Critique | David Eager Maher, ‘Pinked’

Oliver Sears Gallery, Dublin; 18 November 2021 – 28 January 2022

David Eager Maher in his studio; photograph Simon Lazewski, image courtesy of the Oliver Sears Gallery David Eager Maher in his studio; photograph Simon Lazewski, image courtesy of the Oliver Sears Gallery

David Eager Maher’s ‘Pinked’, at the Oliver Sears Gallery, provides welcome respite from the deprivations brought by COVID-19, with its abundant colour, texture and visual intrigue. 

Displayed along a mid-height ledge that traces the perimeter of the gallery, each of the eight featured works comprises an oil composition on panel, mounted against a coloured background within a painted frame. Motifs and patterns decorate the latter, ‘pinking’ the periphery – which refers to cloth cut with a scalloped or zigzag edge. 

The integrated unity of the painting, backdrop and frame, and the richness of their form and content, invoke the aura of the precious art object. Colour has long been a vital element of Eager Maher’s visual language, and while it seems, here, to be amplified and its impact is immediate, the overall effect sidesteps being garish. Surfaces are sensitively modulated with often unexpected juxtapositions of tone.

On each support, a neon hue (most often pink) has been streakily applied to form a semi-transparent ground that peeps through rough edges and heavier paint layers. Sometimes this is used to establish formal contours; one part of what reads as a carefully prescribed lexicon. Another recurring element is a contrived use of shadows that lend depth to otherwise planar spatial constructs. Together, these set up tensions and establish rules that can be broken, as the artist works through relationships of similarity and difference. 

In All Day in the Morning, a blue-orange sequence of triangles and diamonds wraps around from the side of the frame to land as black-green patterning at the front. Its composition, as in many of the works, adopts a two-thirds/one-third format, the lower part a muted arrangement of tessellated stars and crosses. Above this, an animated pattern forms the backdrop to two flattened classical objects, a neatly decorated Greek black-figure pot and a bust rendered in a maelstrom of diluted green and brown. The latter evokes the undoing of an iconic ordered form, while overall linear/painterly contrasts echo art-historical vacillations between the stable and the chaotic. 

Similar classical iconography is repeated in all but three of the remaining paintings where, compared to other works, their contextual settings are pared back. Some are destabilised by a vertical or horizontal ‘slicing’ (divided in two, their parts skewed), and most are portrayed in wan monochromatic tones that align with the long-held but mistaken belief that their ancient referents were intended to remain as unadulterated marble. In turn, what were later discovered to have been often polychrome finishes resonate with the exhibited works’ overall presentation.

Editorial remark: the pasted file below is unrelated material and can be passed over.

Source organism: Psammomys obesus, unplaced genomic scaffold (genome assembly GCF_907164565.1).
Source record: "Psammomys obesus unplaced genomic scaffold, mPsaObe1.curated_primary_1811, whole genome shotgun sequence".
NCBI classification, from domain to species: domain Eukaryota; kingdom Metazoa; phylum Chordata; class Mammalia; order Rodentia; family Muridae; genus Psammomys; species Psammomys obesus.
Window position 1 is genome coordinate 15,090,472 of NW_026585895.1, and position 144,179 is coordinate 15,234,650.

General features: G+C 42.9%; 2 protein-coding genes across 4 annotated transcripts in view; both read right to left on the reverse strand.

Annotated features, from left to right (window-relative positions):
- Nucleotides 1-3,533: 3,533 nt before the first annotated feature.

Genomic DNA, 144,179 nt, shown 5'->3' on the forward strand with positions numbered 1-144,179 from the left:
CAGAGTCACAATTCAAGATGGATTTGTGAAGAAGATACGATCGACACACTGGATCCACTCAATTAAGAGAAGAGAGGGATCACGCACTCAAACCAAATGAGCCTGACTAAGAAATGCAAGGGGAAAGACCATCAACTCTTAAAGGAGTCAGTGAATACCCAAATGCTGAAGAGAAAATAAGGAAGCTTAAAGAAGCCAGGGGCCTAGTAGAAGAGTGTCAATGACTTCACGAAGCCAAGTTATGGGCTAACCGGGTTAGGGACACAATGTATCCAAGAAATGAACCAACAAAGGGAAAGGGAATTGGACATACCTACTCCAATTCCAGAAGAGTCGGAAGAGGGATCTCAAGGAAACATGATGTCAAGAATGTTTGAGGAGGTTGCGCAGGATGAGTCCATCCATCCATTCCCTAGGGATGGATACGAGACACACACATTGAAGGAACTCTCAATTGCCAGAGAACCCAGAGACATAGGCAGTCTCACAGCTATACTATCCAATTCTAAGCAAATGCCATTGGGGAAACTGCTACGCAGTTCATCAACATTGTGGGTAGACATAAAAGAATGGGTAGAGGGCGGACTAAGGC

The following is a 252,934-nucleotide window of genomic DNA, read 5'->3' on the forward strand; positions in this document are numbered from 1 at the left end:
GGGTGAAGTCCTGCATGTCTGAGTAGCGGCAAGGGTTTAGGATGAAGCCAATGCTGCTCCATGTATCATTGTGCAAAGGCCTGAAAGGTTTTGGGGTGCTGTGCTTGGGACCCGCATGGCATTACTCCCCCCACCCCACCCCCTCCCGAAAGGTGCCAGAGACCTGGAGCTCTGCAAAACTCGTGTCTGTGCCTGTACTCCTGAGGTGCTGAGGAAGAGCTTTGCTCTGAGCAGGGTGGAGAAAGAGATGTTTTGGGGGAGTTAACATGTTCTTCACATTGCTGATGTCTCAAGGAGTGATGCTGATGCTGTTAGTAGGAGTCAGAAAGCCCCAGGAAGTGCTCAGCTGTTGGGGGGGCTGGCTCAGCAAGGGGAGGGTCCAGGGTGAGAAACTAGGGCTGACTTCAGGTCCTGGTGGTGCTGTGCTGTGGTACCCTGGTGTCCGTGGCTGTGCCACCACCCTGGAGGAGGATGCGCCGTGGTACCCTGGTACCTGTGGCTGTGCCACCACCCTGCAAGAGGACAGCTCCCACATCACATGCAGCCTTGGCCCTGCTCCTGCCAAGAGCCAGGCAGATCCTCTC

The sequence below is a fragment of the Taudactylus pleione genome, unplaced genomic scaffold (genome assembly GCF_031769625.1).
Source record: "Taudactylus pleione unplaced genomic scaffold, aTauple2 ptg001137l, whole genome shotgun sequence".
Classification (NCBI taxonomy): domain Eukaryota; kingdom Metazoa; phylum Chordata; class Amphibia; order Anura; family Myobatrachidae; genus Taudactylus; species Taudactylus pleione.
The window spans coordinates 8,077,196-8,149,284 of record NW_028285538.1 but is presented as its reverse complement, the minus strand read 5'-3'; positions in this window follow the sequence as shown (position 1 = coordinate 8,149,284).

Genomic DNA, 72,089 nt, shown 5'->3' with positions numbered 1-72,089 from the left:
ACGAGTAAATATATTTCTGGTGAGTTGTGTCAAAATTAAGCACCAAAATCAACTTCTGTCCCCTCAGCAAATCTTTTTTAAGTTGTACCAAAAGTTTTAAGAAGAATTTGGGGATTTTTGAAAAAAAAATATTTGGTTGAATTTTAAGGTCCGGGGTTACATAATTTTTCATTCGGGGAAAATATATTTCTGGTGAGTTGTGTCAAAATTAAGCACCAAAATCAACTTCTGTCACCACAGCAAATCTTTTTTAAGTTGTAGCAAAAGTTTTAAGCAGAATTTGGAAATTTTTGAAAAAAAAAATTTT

The genre-mingling in All is Falling sees a stylised landscape – anchored by an ‘irradiated’ orange tree – combine with a tiny still life featuring fruit, while two floral paintings, Gloaming Folding and In his dream he thought to himself, I must remember this are opulent workings of cool blues and purples. In the first, dense blossoms formed from impasto daubs emerge from a flat patterned vase, while sculptural depth is conveyed in the second by the incongruous addition of congealed palette scrapings.  

This collaged element adheres to an obliquely inset ‘painting-within-a-painting’, which features a fragment of a classical arcade and recalls the uncanny perspectival play of Giorgio de Chirico’s metaphysical period. The looming influence of Matisse is readily acknowledged, and most evident in Hotel Regina, which has been named for one of the French artist’s homes. It recreates in paint the lively cut-outs Matisse made in his later years, and these embellish both the frame and the main composition.

Passing through the National Gallery after viewing ‘Pinked’, aspects of David Eager Maher’s works seemed to leap from the walls: the use of complementary reds and greens in Roderic O’Conor’s Bretonne, the spatial distortion and patterning in Pierre Bonnard’s Le Déjeuner, the impasto blooms, patterned vase and shadow in William Nicholson’s Flowers and Gloves, and the decorative motifs in Picasso’s Still Life with a Mandolin. Given his clear interest in the art of the past, it is possible some of these examples rank among his influences. If so, they have been processed not as a hodge-podge of appropriation, but as visual cues for what comes across as a thoughtful and art-historically engaged practice.

Susan Campbell is a visual arts writer and researcher.